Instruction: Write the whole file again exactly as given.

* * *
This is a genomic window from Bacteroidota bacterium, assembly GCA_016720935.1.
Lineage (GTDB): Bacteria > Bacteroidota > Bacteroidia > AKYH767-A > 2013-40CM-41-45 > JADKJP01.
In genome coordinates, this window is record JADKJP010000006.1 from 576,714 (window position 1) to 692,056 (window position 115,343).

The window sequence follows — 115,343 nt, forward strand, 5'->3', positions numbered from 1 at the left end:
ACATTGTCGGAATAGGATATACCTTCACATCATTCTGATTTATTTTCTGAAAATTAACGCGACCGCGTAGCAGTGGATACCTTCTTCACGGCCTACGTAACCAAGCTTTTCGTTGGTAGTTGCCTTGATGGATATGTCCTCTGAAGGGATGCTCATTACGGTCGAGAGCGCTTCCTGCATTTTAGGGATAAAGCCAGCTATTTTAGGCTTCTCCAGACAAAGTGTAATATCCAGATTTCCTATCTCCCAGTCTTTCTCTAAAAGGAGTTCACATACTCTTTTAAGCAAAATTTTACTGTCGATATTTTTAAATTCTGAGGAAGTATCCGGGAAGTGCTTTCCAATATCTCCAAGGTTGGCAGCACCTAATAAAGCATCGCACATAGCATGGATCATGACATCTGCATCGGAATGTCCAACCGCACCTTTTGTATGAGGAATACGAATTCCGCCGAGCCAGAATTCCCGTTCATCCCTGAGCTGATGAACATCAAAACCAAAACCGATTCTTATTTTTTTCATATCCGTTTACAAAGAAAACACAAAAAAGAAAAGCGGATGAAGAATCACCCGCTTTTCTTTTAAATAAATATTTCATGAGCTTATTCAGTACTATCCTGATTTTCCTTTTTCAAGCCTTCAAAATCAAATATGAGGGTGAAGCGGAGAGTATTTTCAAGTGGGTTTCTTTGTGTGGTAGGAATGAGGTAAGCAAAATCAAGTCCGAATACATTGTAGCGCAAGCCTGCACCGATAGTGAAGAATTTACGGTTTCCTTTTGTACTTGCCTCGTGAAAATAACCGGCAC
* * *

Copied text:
This is a genomic window from Bacteroidota bacterium, assembly GCA_016720935.1.
Lineage (GTDB): Bacteria > Bacteroidota > Bacteroidia > AKYH767-A > 2013-40CM-41-45 > JADKJP01.
In genome coordinates, this window is record JADKJP010000006.1 from 576,714 (window position 1) to 692,056 (window position 115,343).

The window sequence follows — 115,343 nt, forward strand, 5'->3', positions numbered from 1 at the left end:
ACATTGTCGGAATAGGATATACCTTCACATCATTCTGATTTATTTTCTGAAAATTAACGCGACCGCGTAGCAGTGGATACCTTCTTCACGGCCTACGTAACCAAGCTTTTCGTTGGTAGTTGCCTTGATGGATATGTCCTCTGAAGGGATGCTCATTACGGTCGAGAGCGCTTCCTGCATTTTAGGGATAAAGCCAGCTATTTTAGGCTTCTCCAGACAAAGTGTAATATCCAGATTTCCTATCTCCCAGTCTTTCTCTAAAAGGAGTTCACATACTCTTTTAAGCAAAATTTTACTGTCGATATTTTTAAATTCTGAGGAAGTATCCGGGAAGTGCTTTCCAATATCTCCAAGGTTGGCAGCACCTAATAAAGCATCGCACATAGCATGGATCATGACATCTGCATCGGAATGTCCAACCGCACCTTTTGTATGAGGAATACGAATTCCGCCGAGCCAGAATTCCCGTTCATCCCTGAGCTGATGAACATCAAAACCAAAACCGATTCTTATTTTTTTCATATCCGTTTACAAAGAAAACACAAAAAAGAAAAGCGGATGAAGAATCACCCGCTTTTCTTTTAAATAAATATTTCATGAGCTTATTCAGTACTATCCTGATTTTCCTTTTTCAAGCCTTCAAAATCAAATATGAGGGTGAAGCGGAGAGTATTTTCAAGTGGGTTTCTTTGTGTGGTAGGAATGAGGTAAGCAAAATCAAGTCCGAATACATTGTAGCGCAAGCCTGCACCGATAGTGAAGAATTTACGGTTTCCTTTTGTACTTGCCTCGTGAAAATAACCGGCAC